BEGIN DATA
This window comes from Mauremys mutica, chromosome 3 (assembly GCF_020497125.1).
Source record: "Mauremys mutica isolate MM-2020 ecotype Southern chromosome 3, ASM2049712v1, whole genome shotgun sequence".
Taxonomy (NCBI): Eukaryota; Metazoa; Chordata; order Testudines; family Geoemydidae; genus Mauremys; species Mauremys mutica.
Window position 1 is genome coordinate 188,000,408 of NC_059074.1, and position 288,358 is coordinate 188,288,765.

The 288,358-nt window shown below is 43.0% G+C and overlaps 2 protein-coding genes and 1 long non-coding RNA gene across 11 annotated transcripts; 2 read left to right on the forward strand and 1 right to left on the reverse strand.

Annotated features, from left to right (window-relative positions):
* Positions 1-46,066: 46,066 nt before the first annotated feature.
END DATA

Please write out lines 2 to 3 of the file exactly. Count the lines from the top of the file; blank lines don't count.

Source record: "Mauremys mutica isolate MM-2020 ecotype Southern chromosome 3, ASM2049712v1, whole genome shotgun sequence".
Taxonomy (NCBI): Eukaryota; Metazoa; Chordata; order Testudines; family Geoemydidae; genus Mauremys; species Mauremys mutica.